By Peter Schaub
Beautiful Bermuda was on nobody’s bucket list in the 1600s. Named for Juan Bermudez, who discovered them about 1505, the islands were feared by the Spanish and Portuguese who rode the Gulf Stream from the Caribbean to Europe. The reefs surrounding the islands are treacherous, making a purposeful entry to harbor all but impossible in that era. The screeching cahow birds would have sounded to superstitious sailors like wailing demons. They called the place the “Isle of Devils”.
Sea Venture was the flagship of the relief fleet sent from England to Jamestowne in 1609. Hit by a hurricane, six battered vessels made it into Jamestowne with most of the provisions spoiled. The Sea Venture carried the senior leaders and wrecked on Bermuda. Even as the gunwales were awash, Captain Newport, Admiral Somers and Governor Gates must have been wondering which fate was better: drowning at sea or being wrecked on that abhorred shore.
Unlike those shipwrecked Jamestowne settlers, Connie and I arrived safe and dry in Bermuda with our friends on a lovely April day. Bermuda is not only pink coral beaches, gentle turquoise waves, and great golf courses. We spent the next week meeting interesting people, learning about Bermuda’s history, and sampling the local favorite, the “dark and stormy” made with Bermuda dark rum. Our interest in Bermuda started with our interest in Historic Jamestowne where the recent discoveries are showing the connections between the earliest British settlements in America. For example, Bermuda limestone was found inside the Jamestowne fort site in a 1610 context. This was ballast used in the new ships built by the Sea Venture survivors.We began our visit attending an art auction at the World Heritage Center in the town of St. George.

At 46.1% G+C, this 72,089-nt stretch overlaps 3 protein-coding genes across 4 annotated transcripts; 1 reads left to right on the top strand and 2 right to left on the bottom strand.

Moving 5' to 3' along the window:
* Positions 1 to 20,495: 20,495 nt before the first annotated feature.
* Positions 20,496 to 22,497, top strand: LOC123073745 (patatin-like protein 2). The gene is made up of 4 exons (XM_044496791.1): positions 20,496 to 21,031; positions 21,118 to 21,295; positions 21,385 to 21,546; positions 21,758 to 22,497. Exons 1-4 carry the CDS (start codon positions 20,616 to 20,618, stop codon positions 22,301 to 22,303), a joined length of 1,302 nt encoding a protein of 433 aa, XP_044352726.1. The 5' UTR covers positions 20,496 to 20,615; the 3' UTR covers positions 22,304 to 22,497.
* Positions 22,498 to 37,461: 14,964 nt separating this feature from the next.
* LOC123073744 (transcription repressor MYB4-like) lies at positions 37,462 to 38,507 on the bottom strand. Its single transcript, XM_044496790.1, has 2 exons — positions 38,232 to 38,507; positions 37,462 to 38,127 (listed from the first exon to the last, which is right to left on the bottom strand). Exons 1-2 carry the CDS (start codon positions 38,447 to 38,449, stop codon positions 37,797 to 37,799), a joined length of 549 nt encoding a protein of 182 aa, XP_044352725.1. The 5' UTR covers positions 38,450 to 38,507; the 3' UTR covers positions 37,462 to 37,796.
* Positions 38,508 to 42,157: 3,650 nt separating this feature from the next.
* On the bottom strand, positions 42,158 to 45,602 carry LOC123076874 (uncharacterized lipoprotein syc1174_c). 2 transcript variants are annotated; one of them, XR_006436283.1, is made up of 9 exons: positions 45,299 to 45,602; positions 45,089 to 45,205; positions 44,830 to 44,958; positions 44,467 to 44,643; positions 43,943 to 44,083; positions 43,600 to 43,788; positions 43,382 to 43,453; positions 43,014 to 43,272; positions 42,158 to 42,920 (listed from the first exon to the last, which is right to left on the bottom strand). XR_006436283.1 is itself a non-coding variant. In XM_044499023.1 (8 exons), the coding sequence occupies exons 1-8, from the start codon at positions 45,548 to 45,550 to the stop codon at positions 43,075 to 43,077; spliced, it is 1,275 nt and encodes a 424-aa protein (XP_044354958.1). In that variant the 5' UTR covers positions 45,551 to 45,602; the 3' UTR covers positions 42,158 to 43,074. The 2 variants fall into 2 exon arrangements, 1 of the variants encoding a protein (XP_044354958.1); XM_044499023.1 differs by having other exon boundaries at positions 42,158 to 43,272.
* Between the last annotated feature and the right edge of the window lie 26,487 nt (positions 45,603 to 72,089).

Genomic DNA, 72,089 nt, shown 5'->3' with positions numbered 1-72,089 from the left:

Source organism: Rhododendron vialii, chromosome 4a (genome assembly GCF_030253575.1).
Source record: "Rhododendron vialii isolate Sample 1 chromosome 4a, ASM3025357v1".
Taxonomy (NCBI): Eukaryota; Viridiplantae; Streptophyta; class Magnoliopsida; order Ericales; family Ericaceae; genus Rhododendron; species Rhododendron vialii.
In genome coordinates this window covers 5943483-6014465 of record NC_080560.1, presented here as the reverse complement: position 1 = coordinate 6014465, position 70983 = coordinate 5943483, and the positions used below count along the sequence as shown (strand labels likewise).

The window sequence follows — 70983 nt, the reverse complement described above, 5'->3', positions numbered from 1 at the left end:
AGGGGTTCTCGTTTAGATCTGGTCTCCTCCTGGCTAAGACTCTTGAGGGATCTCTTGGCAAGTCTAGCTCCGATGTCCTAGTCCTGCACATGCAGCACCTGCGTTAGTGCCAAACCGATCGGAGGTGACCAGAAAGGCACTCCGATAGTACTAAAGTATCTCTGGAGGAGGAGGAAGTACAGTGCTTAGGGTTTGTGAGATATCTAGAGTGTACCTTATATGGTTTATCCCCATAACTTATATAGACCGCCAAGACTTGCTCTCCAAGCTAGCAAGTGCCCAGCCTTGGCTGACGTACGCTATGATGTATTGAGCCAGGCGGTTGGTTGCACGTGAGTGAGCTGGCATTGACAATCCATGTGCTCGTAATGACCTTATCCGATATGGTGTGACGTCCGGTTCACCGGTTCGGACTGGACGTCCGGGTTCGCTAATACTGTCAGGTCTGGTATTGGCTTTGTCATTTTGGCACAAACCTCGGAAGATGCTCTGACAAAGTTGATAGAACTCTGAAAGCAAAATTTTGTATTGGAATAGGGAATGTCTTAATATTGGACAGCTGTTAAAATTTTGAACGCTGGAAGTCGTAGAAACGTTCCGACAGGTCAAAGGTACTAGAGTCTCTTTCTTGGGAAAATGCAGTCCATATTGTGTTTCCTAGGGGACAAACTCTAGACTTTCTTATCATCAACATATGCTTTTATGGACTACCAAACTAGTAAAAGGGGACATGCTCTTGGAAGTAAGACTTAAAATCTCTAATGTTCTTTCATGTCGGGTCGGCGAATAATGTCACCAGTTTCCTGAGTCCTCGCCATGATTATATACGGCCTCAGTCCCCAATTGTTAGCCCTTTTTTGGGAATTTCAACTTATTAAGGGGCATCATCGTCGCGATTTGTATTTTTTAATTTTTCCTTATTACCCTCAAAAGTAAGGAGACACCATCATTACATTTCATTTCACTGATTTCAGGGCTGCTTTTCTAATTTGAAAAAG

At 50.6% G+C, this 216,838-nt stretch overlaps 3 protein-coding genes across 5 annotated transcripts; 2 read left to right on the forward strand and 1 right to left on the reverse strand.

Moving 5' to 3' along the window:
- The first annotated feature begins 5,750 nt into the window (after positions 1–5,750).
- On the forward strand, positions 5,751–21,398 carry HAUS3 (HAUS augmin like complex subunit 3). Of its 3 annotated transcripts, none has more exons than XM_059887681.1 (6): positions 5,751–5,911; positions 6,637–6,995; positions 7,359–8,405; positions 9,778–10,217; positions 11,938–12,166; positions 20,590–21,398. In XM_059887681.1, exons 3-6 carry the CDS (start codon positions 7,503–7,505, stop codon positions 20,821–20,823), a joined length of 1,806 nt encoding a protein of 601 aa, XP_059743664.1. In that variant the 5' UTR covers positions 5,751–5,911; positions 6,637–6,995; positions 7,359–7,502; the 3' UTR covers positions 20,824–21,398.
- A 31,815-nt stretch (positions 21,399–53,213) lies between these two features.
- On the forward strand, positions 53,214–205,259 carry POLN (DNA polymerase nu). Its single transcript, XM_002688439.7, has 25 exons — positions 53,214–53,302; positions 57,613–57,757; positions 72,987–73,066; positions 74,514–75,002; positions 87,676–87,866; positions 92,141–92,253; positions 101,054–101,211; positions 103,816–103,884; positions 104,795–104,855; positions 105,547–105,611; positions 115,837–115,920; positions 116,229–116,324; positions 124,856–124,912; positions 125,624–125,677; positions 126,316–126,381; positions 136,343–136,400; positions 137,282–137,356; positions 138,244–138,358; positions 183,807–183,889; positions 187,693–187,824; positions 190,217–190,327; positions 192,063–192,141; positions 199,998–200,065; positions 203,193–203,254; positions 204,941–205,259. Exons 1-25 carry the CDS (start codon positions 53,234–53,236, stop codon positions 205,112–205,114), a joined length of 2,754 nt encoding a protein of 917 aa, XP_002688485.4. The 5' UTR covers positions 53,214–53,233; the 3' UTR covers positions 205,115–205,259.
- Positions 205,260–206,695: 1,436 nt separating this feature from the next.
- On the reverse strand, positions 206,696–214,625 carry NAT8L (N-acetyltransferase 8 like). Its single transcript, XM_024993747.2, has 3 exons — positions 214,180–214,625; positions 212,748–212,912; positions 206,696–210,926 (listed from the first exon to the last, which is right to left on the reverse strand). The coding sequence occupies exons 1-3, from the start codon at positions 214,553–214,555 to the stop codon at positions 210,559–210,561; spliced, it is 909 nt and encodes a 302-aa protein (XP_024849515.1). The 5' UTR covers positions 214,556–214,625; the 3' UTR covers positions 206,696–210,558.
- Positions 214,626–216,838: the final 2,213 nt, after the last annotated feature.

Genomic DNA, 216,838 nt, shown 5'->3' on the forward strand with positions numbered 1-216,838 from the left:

Peter Schaub retired in 2010 after 40 years in management at the electric utility in Washington, DC. He and his wife moved to Williamsburg, Virginia where they enjoy the arts and the immersion in history available within a community that includes the College of William & Mary, Colonial Williamsburg, and Historic Jamestowne. They also enjoy travel, especially when it has a connection to history. Peter is a Master Gardener, and an amateur letterpress printer, continuing a hobby that began in his teen years. He is currently president of the American Amateur Press Association.